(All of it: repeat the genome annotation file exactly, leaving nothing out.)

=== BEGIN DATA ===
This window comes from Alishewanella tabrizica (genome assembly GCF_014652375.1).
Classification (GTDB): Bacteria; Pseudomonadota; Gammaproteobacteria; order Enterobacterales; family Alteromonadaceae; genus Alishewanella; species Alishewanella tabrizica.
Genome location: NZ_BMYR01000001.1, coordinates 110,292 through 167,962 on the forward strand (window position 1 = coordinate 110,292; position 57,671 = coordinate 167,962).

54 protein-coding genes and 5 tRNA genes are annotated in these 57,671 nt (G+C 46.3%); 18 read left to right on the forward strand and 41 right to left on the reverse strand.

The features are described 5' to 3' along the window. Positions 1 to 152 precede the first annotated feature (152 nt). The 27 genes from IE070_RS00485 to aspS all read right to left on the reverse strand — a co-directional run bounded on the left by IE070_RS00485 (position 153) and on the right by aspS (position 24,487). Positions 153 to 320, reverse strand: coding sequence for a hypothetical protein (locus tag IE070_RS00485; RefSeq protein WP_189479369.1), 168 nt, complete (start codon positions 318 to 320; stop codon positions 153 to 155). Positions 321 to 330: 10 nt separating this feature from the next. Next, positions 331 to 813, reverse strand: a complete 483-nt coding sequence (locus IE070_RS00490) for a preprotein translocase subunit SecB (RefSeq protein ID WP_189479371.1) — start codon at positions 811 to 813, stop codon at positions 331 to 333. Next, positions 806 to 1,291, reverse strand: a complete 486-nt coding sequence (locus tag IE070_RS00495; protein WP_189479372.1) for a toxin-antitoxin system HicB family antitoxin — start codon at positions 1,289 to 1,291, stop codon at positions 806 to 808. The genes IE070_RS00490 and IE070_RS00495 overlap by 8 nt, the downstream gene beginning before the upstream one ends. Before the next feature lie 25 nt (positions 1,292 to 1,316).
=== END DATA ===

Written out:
This window comes from Alishewanella tabrizica (genome assembly GCF_014652375.1).
Classification (GTDB): Bacteria; Pseudomonadota; Gammaproteobacteria; order Enterobacterales; family Alteromonadaceae; genus Alishewanella; species Alishewanella tabrizica.
Genome location: NZ_BMYR01000001.1, coordinates 110,292 through 167,962 on the forward strand (window position 1 = coordinate 110,292; position 57,671 = coordinate 167,962).

54 protein-coding genes and 5 tRNA genes are annotated in these 57,671 nt (G+C 46.3%); 18 read left to right on the forward strand and 41 right to left on the reverse strand.

The features are described 5' to 3' along the window. Positions 1 to 152 precede the first annotated feature (152 nt). The 27 genes from IE070_RS00485 to aspS all read right to left on the reverse strand — a co-directional run bounded on the left by IE070_RS00485 (position 153) and on the right by aspS (position 24,487). Positions 153 to 320, reverse strand: coding sequence for a hypothetical protein (locus tag IE070_RS00485; RefSeq protein WP_189479369.1), 168 nt, complete (start codon positions 318 to 320; stop codon positions 153 to 155). Positions 321 to 330: 10 nt separating this feature from the next. Next, positions 331 to 813, reverse strand: a complete 483-nt coding sequence (locus IE070_RS00490) for a preprotein translocase subunit SecB (RefSeq protein ID WP_189479371.1) — start codon at positions 811 to 813, stop codon at positions 331 to 333. Next, positions 806 to 1,291, reverse strand: a complete 486-nt coding sequence (locus tag IE070_RS00495; protein WP_189479372.1) for a toxin-antitoxin system HicB family antitoxin — start codon at positions 1,289 to 1,291, stop codon at positions 806 to 808. The genes IE070_RS00490 and IE070_RS00495 overlap by 8 nt, the downstream gene beginning before the upstream one ends. Before the next feature lie 25 nt (positions 1,292 to 1,316).